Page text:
A study suggests the Martian ocean’s shorelines were overrun and buried by two ancient mega-tsunamis that occurred approximately 3.4 billion years ago. NASA/GSFC

Mars, despite its current rusted and parched appearance, was once a world where water flowed freely. Detailed observations of the red planet’s atmosphere and surface have led scientists to speculate that perhaps about 3.8 billion years ago, Mars had enough liquid water to form an ocean occupying almost half of its northern hemisphere.

However, scientists have not been able to find this primordial ocean’s coastline despite there being strong evidence that such large water bodies once existed on the fourth planet from the sun.

A new study has now revived the ancient ocean hypothesis. The study, published in the journal Nature Scientific Reports, suggests the ocean’s shorelines were overrun and buried by two ancient mega tsunamis that occurred approximately 3.4 billion years ago.

“For more than a quarter century, failure to identify shoreline features consistently distributed along a constant elevation has been regarded as inconsistent with the hypothesis that a vast ocean existed on Mars approximately 3.4 billion years ago. Our discovery offers a simple solution to this problem; widespread tsunami deposits distributed within a wide range of elevations likely characterize the shorelines of early Martian oceans,” lead author Alexis Rodriguez from the Planetary Science Institute in Tucson, Arizona, said in a statement.

The study, based on images captured by Mars-orbiting spacecraft, posits that over a span of a few million years about 3.4 billion years ago, two meteors crashed into the Martian ocean, triggering 400-foot-high tsunami waves that plowed into its coast and inundated huge swaths of land.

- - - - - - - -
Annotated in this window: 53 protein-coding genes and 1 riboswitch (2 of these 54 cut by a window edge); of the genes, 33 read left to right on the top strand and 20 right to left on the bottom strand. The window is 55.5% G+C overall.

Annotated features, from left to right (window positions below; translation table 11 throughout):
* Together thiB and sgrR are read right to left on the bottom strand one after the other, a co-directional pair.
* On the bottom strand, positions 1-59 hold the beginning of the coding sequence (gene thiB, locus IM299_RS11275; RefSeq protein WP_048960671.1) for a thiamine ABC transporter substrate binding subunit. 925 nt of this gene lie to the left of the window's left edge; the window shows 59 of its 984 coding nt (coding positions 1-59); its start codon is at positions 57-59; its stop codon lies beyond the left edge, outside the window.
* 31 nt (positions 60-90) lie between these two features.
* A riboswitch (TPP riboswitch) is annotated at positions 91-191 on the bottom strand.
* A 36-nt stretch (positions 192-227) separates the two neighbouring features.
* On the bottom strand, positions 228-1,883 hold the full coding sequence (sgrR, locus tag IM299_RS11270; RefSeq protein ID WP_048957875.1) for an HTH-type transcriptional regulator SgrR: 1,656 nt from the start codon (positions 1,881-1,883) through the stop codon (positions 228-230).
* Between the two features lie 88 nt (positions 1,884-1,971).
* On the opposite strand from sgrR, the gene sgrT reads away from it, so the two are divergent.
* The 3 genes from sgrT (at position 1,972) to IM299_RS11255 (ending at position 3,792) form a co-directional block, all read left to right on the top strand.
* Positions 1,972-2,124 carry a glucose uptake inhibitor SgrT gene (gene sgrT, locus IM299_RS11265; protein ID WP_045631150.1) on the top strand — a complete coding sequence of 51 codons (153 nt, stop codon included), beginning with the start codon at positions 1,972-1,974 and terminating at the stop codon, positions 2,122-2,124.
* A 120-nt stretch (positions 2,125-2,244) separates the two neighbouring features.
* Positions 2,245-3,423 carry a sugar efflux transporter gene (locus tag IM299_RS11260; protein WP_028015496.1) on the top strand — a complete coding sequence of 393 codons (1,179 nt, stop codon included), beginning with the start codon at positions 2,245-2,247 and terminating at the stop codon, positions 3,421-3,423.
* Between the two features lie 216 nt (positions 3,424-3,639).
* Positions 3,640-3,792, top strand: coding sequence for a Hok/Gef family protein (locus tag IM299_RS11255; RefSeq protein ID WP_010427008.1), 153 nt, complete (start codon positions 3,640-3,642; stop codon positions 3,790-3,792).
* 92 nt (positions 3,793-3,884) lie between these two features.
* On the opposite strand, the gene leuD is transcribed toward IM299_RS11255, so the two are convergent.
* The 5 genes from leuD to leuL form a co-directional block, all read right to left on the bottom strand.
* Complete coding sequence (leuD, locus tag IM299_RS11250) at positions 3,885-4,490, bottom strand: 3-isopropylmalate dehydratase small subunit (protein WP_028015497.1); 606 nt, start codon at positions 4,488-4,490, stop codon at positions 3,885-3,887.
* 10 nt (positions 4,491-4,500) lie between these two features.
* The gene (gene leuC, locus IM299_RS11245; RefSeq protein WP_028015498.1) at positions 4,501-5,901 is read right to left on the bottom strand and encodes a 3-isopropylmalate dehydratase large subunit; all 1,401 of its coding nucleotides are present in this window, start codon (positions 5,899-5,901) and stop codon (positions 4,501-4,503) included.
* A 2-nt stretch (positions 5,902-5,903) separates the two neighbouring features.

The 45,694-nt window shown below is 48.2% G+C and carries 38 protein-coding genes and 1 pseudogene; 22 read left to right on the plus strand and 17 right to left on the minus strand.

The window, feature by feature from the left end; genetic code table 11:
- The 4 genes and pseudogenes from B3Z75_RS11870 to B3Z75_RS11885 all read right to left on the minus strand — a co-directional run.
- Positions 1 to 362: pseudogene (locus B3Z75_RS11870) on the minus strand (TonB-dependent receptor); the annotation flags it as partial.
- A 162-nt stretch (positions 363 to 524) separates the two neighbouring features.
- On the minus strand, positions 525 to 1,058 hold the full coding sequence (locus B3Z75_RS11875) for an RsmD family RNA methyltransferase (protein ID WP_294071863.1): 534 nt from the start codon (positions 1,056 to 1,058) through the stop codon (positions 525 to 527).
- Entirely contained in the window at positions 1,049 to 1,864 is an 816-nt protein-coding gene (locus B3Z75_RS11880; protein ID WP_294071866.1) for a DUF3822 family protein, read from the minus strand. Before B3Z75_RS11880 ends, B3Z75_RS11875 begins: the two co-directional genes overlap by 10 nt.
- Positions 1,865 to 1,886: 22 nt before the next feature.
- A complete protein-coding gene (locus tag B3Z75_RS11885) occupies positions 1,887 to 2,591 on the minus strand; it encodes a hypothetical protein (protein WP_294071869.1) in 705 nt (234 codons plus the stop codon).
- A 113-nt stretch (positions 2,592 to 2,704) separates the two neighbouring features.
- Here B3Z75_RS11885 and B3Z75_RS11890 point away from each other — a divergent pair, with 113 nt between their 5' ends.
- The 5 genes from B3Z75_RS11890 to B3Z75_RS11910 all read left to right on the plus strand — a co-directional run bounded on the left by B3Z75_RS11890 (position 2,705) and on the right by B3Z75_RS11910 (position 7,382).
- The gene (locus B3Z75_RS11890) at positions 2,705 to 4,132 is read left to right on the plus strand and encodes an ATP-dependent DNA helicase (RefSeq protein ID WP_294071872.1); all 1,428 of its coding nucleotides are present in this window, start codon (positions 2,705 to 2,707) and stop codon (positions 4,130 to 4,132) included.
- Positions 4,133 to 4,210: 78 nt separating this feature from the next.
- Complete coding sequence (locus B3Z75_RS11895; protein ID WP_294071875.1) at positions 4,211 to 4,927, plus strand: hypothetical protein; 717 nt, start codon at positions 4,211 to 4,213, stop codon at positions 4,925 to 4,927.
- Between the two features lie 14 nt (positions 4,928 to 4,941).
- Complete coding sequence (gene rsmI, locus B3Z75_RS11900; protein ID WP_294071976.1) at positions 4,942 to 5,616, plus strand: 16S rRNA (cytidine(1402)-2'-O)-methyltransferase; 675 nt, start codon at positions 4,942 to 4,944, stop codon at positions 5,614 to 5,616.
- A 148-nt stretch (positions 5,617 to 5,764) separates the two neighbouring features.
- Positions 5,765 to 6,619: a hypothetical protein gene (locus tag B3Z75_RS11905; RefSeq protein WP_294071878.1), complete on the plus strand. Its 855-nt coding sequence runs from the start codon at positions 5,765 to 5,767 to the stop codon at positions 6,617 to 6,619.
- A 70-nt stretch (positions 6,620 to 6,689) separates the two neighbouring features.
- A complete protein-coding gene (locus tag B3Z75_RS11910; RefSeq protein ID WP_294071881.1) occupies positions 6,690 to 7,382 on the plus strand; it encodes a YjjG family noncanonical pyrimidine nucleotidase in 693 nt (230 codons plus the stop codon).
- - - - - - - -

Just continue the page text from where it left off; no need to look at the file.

Following the first tsunami event, which the researchers said dropped enormous boulders that obscured the original coastline and left behind what’s known as “backwash channels,” the planet cooled down. When the second meteor struck, it crashed into a frozen ocean, triggering tsunami waves made of icy slurry. The slushy waves generated by the younger tsunami did not drain away like the first one, but spread inland and stuck, wiping out what was left of the original coastline.

“During the time period that separated the two tsunami events the ocean level receded to form a lower shoreline and the climate became significantly colder. Evidence for climate change is reflected in the morphology of the tsunami deposits,” Rodriguez said. “We have already identified some areas inundated by the tsunamis where the ponded water appears to have emplaced lacustrine sediments, including evaporites. As a follow-up investigation we plan to characterize these terrains and assess their potential for future robotic or human in-situ exploration.”